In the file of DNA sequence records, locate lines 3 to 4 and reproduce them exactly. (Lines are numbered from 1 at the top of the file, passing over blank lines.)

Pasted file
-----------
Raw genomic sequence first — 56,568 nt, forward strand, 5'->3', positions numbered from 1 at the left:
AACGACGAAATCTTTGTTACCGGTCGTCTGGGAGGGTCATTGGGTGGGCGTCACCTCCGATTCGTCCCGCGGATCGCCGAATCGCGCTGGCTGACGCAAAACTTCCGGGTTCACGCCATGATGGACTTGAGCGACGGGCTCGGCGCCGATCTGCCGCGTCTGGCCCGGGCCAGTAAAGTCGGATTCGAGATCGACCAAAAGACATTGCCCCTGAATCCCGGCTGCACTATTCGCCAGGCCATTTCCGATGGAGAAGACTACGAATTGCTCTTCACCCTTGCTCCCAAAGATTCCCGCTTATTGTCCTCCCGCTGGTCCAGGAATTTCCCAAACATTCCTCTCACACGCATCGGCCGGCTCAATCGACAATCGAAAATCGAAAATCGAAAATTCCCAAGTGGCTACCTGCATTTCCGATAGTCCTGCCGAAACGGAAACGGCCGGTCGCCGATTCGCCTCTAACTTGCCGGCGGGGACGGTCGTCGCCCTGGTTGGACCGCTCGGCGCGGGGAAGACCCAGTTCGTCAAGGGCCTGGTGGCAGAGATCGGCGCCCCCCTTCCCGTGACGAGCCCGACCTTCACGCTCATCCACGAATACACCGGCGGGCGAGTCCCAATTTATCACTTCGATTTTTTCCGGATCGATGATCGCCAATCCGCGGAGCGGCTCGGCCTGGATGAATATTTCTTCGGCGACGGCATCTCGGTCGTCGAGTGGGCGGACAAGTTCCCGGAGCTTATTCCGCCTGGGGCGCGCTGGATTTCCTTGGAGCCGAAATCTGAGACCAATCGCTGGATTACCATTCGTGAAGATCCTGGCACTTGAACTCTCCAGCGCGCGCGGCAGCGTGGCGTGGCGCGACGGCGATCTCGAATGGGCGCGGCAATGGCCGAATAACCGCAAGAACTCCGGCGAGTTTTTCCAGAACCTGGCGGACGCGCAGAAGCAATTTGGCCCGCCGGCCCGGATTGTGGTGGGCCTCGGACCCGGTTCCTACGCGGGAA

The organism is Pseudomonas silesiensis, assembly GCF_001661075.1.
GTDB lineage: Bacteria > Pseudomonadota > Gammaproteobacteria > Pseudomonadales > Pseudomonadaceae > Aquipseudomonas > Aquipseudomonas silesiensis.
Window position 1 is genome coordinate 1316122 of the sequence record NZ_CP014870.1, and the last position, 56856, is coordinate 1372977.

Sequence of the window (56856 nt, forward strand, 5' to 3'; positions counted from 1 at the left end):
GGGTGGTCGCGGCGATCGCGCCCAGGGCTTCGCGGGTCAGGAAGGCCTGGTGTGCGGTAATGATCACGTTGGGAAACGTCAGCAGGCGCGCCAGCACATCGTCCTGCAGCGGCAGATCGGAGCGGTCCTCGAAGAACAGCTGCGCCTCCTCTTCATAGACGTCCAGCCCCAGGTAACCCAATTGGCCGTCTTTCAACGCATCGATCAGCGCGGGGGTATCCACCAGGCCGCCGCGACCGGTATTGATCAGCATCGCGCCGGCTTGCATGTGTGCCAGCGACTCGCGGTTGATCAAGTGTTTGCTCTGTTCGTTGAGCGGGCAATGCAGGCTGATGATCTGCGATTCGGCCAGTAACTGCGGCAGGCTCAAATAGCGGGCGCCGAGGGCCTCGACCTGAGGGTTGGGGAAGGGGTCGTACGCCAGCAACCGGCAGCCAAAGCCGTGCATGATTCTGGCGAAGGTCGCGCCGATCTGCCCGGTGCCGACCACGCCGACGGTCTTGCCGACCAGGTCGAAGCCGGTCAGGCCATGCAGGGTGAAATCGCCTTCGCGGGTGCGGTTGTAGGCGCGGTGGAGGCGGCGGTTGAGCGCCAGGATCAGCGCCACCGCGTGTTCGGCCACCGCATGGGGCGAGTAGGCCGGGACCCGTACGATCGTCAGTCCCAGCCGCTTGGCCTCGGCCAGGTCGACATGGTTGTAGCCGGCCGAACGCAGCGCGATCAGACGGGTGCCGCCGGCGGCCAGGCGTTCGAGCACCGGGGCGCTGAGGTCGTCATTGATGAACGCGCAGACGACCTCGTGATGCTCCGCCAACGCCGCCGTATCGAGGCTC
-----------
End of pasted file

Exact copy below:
The organism is Pseudomonas silesiensis, assembly GCF_001661075.1.
GTDB lineage: Bacteria > Pseudomonadota > Gammaproteobacteria > Pseudomonadales > Pseudomonadaceae > Aquipseudomonas > Aquipseudomonas silesiensis.